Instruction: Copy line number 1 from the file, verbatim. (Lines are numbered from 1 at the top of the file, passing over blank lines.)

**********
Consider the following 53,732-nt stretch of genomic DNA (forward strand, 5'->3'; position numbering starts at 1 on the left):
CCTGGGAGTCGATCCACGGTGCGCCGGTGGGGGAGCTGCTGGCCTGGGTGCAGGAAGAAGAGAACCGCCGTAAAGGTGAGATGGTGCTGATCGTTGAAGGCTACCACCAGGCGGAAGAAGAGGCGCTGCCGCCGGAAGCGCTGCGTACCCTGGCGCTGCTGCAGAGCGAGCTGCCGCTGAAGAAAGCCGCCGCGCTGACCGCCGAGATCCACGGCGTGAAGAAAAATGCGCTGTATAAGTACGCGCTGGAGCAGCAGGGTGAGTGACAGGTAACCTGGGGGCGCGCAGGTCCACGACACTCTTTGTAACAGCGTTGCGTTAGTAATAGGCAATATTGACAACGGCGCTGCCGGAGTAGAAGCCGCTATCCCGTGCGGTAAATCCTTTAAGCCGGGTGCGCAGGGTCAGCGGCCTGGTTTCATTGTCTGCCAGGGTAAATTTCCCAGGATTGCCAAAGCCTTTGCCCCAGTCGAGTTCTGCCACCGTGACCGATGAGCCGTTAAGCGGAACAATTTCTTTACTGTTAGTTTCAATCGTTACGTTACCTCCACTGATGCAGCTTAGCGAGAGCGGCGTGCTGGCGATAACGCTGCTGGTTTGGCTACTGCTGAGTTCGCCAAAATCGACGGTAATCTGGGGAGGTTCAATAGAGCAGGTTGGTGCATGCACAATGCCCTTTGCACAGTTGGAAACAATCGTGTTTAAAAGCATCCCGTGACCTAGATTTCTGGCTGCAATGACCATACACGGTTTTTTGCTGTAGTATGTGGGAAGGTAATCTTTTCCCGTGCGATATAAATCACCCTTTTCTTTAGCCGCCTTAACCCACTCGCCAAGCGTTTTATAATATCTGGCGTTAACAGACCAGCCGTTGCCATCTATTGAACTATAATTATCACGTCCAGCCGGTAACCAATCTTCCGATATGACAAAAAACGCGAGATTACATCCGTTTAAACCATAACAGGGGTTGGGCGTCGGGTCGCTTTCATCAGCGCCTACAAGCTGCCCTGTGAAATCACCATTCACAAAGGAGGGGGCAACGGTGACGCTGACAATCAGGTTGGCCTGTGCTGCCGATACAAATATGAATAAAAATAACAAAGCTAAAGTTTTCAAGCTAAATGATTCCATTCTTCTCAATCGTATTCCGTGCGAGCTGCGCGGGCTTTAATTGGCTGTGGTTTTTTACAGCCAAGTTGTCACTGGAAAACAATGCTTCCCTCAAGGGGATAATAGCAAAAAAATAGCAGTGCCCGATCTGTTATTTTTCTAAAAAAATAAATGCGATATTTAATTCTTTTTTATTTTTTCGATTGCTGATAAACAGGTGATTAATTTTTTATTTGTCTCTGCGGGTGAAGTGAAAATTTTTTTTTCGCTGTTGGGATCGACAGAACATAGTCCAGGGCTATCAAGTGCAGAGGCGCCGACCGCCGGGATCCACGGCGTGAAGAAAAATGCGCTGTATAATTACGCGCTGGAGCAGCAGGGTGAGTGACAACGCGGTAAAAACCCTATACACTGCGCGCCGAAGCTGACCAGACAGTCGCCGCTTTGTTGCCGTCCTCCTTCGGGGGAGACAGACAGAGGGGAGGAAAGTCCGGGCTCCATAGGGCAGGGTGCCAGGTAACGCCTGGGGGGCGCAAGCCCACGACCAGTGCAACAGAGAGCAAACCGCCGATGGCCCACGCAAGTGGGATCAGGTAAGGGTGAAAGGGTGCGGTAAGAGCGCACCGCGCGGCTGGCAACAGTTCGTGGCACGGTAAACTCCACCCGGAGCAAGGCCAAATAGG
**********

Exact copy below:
Consider the following 53,732-nt stretch of genomic DNA (forward strand, 5'->3'; position numbering starts at 1 on the left):